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State's Top Banker Looks to Harpoon Predators

Former mortgage exec gets earful from gouged borrowers, united groups

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Can a former mortgage company executive stop a rash of lending abuses that has nearly quadrupled foreclosure filings in Allegheny County since 1995? That was the question raised by a July 21 meeting at Albright Community United Methodist Church in Friendship, organized by the Association of Community Organizations for Reform Now (ACORN).

Most of the talking at the meeting was done by people like Mildred Williams, a 97-year-old Homewood woman who said she was cajoled into a mortgage with payments she can never hope to make. "I have a notice that they're going to foreclose on the house," Williams said. Another woman said she got sucked into a spiral of debt when she signed one of those "checks" you get in the mail that are actually home mortgages. A third said she missed one mortgage payment and got buried in penalties and interest. A man reported that he was convinced to repeatedly refinance, until his debt far exceeded the value of his house, and his payments ate up most of his income. And on and on.

The guest of honor, though, mostly listened and took notes. He was William Schenck, the state's new secretary of banking. His boss, Gov. Ed Rendell, has promised to do something about the high-interest, high-fee, deceptively marketed "predatory" loans that are leading to record numbers of foreclosures in many Pennsylvania counties. Schenck knows mortgage banking. The Pittsburgh resident worked his way up to the rank of executive vice president at PNC Financial Services before leaving in 1995 to lead a series of companies, including Boston-based Fleet Mortgage. A Fleet affiliate had faced predatory lending charges in the early 1990s, but now Fleet frequently helps community groups refinance bad loans made by other lenders.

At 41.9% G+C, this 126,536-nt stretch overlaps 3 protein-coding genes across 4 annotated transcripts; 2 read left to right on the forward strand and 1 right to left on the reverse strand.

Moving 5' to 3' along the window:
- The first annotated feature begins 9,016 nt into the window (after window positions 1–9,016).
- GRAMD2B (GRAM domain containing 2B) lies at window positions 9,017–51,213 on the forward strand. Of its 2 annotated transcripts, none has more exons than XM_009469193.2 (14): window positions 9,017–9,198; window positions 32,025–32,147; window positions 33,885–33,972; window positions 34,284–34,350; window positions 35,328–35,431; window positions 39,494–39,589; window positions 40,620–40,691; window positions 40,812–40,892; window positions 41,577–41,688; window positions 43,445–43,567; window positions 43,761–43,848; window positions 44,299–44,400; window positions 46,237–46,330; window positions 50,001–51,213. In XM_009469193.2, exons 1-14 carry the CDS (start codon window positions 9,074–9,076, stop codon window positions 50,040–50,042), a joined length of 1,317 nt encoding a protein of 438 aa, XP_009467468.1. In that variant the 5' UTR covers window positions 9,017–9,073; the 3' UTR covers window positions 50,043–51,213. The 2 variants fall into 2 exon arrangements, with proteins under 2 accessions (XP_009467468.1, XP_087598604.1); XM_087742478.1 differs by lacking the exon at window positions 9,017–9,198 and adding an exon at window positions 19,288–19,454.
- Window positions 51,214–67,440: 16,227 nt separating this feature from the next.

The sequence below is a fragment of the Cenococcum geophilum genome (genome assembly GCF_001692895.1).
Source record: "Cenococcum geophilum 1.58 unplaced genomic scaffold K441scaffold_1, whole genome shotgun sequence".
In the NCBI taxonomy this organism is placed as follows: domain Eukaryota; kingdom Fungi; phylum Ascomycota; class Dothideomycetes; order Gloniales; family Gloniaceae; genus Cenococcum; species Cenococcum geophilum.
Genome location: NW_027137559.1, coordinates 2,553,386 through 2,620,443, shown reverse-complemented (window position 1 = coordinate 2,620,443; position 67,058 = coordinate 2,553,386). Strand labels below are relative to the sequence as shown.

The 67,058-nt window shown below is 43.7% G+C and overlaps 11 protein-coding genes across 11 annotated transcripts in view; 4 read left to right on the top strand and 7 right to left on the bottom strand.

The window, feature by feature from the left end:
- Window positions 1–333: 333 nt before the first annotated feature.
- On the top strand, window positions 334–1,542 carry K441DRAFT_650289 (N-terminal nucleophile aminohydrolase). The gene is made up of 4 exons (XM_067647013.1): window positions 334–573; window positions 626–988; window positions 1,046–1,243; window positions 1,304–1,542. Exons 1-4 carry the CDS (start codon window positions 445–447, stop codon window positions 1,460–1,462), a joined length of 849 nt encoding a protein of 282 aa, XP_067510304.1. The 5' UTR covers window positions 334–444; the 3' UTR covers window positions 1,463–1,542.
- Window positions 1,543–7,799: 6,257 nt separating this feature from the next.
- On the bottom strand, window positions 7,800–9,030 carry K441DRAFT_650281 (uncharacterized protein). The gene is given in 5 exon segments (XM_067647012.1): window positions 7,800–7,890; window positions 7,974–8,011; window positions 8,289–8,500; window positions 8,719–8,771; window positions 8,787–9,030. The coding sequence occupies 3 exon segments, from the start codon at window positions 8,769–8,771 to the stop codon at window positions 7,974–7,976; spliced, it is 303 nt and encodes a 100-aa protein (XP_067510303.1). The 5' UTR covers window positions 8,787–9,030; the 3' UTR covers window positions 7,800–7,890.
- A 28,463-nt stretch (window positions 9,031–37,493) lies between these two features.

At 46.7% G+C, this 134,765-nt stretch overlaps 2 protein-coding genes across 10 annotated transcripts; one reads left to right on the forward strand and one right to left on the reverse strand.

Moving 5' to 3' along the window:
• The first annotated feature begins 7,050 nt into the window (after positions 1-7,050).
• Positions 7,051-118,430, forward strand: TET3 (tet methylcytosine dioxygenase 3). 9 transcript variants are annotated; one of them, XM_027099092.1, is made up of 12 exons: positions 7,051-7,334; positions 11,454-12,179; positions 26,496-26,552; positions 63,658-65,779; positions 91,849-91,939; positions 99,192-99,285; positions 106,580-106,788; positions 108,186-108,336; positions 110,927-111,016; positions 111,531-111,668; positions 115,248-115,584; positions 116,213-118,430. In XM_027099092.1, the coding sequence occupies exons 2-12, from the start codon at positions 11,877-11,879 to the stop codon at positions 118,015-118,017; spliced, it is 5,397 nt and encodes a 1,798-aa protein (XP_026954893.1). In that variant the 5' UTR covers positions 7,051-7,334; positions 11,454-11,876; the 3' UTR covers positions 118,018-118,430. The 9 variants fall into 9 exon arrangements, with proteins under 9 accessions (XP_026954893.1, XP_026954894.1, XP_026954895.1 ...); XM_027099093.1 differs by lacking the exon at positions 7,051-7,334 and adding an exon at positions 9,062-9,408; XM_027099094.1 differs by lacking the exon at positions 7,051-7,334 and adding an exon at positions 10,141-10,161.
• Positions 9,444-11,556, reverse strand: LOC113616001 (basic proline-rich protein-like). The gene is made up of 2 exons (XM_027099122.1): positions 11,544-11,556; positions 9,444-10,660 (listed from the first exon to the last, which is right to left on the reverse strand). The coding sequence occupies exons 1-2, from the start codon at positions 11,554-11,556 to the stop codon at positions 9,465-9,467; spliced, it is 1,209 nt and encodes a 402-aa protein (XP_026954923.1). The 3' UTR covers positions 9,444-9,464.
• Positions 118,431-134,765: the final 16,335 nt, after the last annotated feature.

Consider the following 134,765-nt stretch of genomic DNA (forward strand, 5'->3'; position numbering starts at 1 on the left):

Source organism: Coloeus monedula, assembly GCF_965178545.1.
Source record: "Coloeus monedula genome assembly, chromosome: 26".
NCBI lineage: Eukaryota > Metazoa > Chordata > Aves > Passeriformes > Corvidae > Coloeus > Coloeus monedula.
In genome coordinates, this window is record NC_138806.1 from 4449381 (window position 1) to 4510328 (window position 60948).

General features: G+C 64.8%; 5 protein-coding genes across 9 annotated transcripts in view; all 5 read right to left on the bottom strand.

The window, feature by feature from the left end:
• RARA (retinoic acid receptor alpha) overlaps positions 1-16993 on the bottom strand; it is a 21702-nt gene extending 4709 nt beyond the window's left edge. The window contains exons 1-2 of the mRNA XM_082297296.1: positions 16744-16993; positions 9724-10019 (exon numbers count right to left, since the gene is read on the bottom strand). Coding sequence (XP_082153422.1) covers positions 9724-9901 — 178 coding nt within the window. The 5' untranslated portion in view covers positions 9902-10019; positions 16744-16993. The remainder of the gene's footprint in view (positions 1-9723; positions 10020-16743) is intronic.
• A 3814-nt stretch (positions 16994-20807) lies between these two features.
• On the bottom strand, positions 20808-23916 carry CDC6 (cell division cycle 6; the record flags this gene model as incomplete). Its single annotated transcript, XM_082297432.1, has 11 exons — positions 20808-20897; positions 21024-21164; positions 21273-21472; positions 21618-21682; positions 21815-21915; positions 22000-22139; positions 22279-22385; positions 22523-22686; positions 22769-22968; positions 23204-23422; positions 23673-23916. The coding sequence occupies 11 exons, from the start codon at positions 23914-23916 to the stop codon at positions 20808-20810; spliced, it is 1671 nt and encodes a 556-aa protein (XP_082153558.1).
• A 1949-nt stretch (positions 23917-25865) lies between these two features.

After two hours of tales of lousy loans, Schenck seemed to be raring to fight. "We just can't wait for legislation," he said. "We've got to do something now. & If we can find a half dozen [predatory companies] and do something about it, and do it publicly, that sends a message." Later, though, Schenck conceded that he's not sure what his powers as banking czar are. "What I have to do is find out what we can do."

The state legislature in 2001 passed a so-called predatory lending reform bill that actually served to protect the lenders against new regulations passed by Philadelphia and then under consideration in Pittsburgh. State Sen. Jim Ferlo of Highland Park said he hopes to see a real reform bill move forward -- one that bars lenders from lending more than a property is worth, setting up payments a borrower can't afford and paying home improvement contractors before their work is done. "Let's follow up this meeting with an organized strategy session," Ferlo said.

Such a meeting may be well attended, now that an array of community groups is mobilized against predatory lending. Besides ACORN, the meeting was attended by representatives of the Pittsburgh Community Reinvestment Group, AARP, the Fair Housing Partnership, Action Housing, Housing Opportunities Inc., the NAACP, the Urban League and various neighborhood groups. "All the groups here show a solidarity that we haven't seen in this community in a long time," said ACORN organizer Maryellen Hayden.

To report a bad loan to Schenck's department, call 1-800-PABANKS.

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